The Importance Of Imaginative Play

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Most of us have fond memories of playing when we were young, including using our imagination to create worlds. Imaginative play, or pretend play, has been described as transforming the present moment in which a child exists (Garvey & Berndt, 1975). It usually involves maneuvering one’s perception of reality creating a pretend world within the mind of the child pretending (Garvey & Berndt, 1975). Though the purpose of imaginative or pretend play is not completely clear evidence suggests that play may help children to develop cognitively, emotionally, and to feel a sense of control (Smith & Lillard, 2012). In childhood individuals learn the “right” way to behave in accordance with their gender (Green & Piel, 2010). Furthermore, there is …show more content…
In doing so they learn to inhibit some behaviors and engage in others through self-monitoring, planning, and reflection (Bodrova et al, 2013). Research has shown that when children are playing a role they can attend to a task longer than when they are asked to do the task outside of the realm of play such as when asked to stand still and be a lookout versus just being asked to stand still (Bodrova et al, 2013). This supports the idea that children learn to inhibit some behaviors and engage in others through play, thereby learning to regulate …show more content…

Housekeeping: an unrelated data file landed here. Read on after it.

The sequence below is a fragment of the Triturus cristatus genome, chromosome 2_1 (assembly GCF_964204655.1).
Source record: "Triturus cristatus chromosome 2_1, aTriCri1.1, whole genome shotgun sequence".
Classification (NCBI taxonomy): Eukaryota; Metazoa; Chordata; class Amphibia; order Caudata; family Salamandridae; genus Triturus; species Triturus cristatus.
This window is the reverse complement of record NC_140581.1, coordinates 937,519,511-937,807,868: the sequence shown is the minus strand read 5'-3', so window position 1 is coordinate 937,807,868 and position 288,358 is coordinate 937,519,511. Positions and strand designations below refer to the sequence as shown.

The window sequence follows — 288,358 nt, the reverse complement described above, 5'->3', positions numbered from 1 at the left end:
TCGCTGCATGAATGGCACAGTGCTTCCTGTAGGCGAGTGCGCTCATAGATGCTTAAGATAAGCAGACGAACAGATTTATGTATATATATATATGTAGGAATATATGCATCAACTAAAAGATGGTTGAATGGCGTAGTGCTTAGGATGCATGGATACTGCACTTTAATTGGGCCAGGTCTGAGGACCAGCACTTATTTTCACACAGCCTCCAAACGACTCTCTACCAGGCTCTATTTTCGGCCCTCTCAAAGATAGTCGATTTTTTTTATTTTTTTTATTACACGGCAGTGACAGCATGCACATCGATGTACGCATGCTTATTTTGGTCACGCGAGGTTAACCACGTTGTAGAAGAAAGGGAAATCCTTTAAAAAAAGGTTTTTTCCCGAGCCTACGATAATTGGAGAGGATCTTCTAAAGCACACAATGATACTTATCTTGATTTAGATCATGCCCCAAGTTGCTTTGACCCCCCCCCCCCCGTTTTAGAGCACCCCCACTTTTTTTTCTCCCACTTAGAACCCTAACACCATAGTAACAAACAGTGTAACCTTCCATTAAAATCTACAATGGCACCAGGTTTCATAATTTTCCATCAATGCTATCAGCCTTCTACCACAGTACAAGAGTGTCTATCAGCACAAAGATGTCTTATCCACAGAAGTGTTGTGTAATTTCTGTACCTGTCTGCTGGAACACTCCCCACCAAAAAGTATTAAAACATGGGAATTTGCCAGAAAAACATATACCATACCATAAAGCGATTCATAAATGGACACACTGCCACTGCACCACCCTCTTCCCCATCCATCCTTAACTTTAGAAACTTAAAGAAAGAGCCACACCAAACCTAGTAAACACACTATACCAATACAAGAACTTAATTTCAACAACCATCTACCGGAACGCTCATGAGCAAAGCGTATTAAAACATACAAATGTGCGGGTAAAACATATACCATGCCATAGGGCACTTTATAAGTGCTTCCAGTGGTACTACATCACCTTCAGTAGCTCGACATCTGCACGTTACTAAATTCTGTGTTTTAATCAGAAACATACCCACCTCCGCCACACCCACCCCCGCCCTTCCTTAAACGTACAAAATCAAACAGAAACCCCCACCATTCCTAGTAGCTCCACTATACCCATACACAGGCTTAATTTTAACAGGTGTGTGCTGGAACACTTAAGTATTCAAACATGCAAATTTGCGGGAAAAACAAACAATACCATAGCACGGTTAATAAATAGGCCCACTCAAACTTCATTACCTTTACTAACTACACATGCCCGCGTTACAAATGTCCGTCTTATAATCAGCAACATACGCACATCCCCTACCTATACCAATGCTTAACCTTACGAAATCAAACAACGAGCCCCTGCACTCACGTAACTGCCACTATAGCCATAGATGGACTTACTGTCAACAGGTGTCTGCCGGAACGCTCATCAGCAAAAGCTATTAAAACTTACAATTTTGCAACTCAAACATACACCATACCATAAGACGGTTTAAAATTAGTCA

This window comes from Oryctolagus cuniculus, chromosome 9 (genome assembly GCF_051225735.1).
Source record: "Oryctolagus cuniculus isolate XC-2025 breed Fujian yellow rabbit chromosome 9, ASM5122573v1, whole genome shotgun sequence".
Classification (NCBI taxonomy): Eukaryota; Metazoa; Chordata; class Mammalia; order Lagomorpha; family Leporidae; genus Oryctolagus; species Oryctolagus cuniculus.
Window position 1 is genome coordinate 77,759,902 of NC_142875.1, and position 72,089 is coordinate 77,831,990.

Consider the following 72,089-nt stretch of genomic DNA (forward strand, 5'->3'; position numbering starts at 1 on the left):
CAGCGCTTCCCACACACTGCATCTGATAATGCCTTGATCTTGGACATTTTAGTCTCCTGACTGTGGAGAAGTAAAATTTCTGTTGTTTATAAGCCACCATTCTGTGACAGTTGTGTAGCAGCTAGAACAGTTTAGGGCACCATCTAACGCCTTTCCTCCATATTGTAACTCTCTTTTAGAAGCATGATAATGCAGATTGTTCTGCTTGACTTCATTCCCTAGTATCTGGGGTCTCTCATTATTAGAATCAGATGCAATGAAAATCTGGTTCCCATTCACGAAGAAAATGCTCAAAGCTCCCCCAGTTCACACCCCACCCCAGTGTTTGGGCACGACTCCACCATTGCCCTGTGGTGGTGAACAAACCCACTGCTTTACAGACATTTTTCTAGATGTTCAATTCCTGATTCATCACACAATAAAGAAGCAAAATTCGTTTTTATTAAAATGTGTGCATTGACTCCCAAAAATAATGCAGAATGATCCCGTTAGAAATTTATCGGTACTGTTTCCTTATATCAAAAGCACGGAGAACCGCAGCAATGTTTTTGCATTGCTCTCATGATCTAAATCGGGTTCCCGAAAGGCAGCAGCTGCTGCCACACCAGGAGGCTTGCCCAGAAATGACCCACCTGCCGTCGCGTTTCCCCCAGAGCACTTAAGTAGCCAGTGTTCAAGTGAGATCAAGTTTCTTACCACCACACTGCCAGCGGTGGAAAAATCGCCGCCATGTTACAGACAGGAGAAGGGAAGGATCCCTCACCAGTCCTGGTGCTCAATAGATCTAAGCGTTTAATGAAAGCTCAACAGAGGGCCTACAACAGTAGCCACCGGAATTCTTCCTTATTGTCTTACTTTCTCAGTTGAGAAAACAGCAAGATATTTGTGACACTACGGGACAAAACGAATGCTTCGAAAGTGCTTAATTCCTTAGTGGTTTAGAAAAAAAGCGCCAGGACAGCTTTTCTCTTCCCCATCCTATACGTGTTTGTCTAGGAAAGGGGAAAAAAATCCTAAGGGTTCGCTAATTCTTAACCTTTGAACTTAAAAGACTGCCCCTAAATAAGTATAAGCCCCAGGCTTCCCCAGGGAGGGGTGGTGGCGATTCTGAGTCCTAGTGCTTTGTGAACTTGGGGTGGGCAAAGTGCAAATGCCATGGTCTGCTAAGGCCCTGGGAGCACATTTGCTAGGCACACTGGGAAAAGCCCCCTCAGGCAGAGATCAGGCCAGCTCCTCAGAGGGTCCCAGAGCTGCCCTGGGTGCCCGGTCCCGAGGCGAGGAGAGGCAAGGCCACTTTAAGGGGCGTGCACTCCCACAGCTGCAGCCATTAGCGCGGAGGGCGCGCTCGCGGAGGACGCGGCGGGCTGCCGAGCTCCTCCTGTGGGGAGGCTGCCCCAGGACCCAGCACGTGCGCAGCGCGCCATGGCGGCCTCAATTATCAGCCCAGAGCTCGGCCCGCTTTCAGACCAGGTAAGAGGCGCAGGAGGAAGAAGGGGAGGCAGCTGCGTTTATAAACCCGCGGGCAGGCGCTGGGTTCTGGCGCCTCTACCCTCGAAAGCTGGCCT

Though Vygotsky believed that pretend play was confined to early childhood, he believed that it begins when children are toddlers, thrives during the pre-school years, and progresses into very complex roles and scenarios played out with peers (Berk & Meyers, 2013; Bodrova et al, 2013). However, despite his belief that pretend play ended around the age of 6, Vygotsky did believe that pretend play had a vital role in development and even creates the zone of proximal development (ZPD) (Bodrova et al, 2013). Studies since Vygotsky support the idea that the ZPD includes assistance in the form of pretend play (Bordova et al,

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